Then these men assembled and found Daniel praying and making supplication before his God. And they went before the king, and spoke concerning the king’s decree: “Have you not signed a decree that every man who petitions any god or man within thirty days, except you, O king, shall be cast into the den of lions?”
The king answered and said, “The thing is true, according to the law of the Medes and Persians, which does not alter.”
So they answered and said before the king, “That Daniel, who is one of the captives from Judah, does not show due regard for you, O king, or for the decree that you have signed, but makes his petition three times a day.”
And the king, when he heard these words, was greatly displeased with himself, and set his heart on Daniel to deliver him; and he labored till the going down of the sun to deliver him. Then these men approached the king, and said to the king, “Know, O king, that it is the law of the Medes and Persians that no decree or statute which the king establishes may be changed.”
So the king gave the command, and they brought Daniel and cast him into the den of lions. But the king spoke, saying to Daniel, “Your God, whom you serve continually, He will deliver you.” Then a stone was brought and laid on the mouth of the den, and the king sealed it with his own signet ring and with the signets of his lords, that the purpose concerning Daniel might not be changed.
Now the king went to his palace and spent the night fasting; and no musicians were brought before him. Also his sleep went from him. Then the king arose very early in the morning and went in haste to the den of lions. And when he came to the den, he cried out with a lamenting voice to Daniel. The king spoke, saying to Daniel, “Daniel, servant of the living God, has your God, whom you serve continually, been able to deliver you from the lions?”
Then Daniel said to the king, “O king, live forever! My God sent His angel and shut the lions’ mouths, so that they have not hurt me, because I was found innocent before Him; and also, O king, I have done no wrong before you.” Now the king was exceedingly glad for him, and commanded that they should take Daniel up out of the den. So Daniel was taken up out of the den, and no injury whatever was found on him, because he believed in his God.
And the king gave the command, and they brought those men who had accused Daniel, and they cast them into the den of lions—them, their children, and their wives; and the lions overpowered them, and broke all their bones in pieces before they ever came to the bottom of the den. — Daniel 6:11-24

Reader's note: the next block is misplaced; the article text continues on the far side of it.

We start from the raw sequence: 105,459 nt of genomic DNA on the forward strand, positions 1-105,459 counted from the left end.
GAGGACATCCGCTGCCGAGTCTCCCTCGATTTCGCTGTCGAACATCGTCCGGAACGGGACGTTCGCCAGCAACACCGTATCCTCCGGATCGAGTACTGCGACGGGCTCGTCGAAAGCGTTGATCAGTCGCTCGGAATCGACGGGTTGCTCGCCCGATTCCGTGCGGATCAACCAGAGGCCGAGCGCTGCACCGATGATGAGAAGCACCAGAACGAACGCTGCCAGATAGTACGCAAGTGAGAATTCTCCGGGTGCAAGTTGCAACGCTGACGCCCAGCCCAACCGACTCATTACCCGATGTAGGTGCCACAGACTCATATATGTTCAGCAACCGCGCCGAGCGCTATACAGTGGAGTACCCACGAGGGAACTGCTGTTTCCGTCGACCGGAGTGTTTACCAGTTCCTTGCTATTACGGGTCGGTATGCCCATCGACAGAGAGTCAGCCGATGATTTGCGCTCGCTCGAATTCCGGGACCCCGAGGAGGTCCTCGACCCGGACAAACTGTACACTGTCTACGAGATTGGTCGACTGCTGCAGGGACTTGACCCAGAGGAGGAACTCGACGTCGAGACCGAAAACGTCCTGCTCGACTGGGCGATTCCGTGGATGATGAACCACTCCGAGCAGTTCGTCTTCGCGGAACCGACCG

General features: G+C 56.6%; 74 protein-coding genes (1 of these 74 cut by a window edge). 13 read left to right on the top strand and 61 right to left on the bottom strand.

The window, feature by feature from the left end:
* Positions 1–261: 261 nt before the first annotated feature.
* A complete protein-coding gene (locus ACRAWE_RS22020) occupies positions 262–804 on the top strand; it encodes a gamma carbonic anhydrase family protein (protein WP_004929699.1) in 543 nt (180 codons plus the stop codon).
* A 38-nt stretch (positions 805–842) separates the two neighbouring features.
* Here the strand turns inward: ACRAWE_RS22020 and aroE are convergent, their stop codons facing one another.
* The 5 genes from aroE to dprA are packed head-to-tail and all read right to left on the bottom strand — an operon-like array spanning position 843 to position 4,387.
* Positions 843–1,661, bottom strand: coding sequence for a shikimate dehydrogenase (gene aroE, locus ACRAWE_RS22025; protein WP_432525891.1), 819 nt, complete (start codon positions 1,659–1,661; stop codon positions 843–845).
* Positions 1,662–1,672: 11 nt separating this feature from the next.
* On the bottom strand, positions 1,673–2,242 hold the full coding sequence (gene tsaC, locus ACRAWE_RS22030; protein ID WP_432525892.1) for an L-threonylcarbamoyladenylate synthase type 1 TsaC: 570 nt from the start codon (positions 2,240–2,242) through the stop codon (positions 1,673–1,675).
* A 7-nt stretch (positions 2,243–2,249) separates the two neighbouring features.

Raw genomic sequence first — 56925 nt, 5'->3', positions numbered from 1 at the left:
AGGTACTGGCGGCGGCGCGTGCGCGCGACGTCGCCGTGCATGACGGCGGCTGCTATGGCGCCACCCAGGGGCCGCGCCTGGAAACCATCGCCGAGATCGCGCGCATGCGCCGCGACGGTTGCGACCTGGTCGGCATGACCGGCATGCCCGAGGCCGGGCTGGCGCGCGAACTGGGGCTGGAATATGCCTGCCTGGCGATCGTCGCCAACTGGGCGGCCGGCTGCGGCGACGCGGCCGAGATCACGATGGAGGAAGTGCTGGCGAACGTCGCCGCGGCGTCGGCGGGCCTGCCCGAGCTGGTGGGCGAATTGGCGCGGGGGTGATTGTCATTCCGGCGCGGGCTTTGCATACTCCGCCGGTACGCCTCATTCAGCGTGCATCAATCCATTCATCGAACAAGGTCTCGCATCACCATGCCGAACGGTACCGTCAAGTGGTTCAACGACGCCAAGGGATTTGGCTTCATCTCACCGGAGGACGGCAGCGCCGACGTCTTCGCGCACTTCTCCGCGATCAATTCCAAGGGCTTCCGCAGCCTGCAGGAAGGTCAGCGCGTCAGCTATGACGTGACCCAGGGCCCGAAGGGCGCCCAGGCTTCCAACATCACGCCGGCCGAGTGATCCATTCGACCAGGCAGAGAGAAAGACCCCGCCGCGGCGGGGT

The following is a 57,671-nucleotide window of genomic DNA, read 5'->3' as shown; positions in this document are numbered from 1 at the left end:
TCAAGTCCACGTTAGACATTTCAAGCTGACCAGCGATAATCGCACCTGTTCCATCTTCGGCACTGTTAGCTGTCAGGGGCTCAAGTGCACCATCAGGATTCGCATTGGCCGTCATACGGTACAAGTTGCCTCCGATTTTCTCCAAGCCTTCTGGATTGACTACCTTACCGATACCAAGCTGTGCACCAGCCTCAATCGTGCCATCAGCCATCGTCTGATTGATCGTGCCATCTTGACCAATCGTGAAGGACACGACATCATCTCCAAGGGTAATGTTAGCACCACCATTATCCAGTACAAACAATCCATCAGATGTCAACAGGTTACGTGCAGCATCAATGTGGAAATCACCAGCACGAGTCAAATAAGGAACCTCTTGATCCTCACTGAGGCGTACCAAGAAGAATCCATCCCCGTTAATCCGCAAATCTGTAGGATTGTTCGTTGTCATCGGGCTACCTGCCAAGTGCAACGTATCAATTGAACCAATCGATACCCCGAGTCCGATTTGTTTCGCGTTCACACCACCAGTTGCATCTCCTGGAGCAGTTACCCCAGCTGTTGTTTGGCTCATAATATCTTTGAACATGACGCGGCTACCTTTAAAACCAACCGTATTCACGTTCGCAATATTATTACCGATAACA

Like the professional world, the public arena is not an easy place to start from scratch in an effort to become a person of integrity. One reason is that, in our culture, like Daniel’s, it is not always true that when we do wrong we will be punished and when we do right we will be rewarded. At times the reverse seems true, challenging our commitment to do what is right. We are about to see how doing right was not rewarded in the case of our friend Daniel. Just when the situation looked hopeless, though, Daniel was delivered from death “because he believed in his God” (Daniel 6:23). What he was in the private, secret place — a committed follower of God — was ultimately revealed in the public square.
This was quite a night recorded here for all posterity in Daniel 6 as Daniel found himself the companion of a bunch of hungry lions. He had been thrown into their den, but he slept like a baby right in their midst.
And King Darius was amazed and relieved. Duped by Daniel’s enemies to sign the decree that mandated what appeared to be Daniel’s death, Darius stayed up all night, pacing back and forth in confusion and concern. At dawn he rushed to the lions’ den, cupped his hands around his mouth, and shouted,
Daniel, servant of the living God, has your God, whom you serve continually, been able to deliver you from the lions? — Daniel 6:20
Daniel stirred, rubbed his eyes, stretched out his arms, yawned, wiped the lion hair from his head where he had pillowed it, and answered,
O king, live forever! My God sent His angel and shut the lions’ mouths, so they have not hurt me, because I was found innocent before Him; and also, O king, I have done no wrong before you. — Daniel 6:21-22)
The king’s question is the question our culture is asking today: Is our God whom we serve able to deliver us?
A Public Testimony
Daniel had kept his faith in God, a mark of true integrity that is rooted deep in one’s private world. It always follows that integrity is ultimately revealed in the public world for God’s glory and our good. There is a lesson here for us. Daniel was in the lions’ den not because he had done wrong but because he had done right. We all know of people who, like Daniel, have paid a great price for actually doing what was right. But, when all is said and finally done, God — who will never abdicate His throne — will right all wrongs. What we see in Daniel’s experience is that, in the final analysis, our integrity will be revealed in the public world as a testimony to our faith and our God.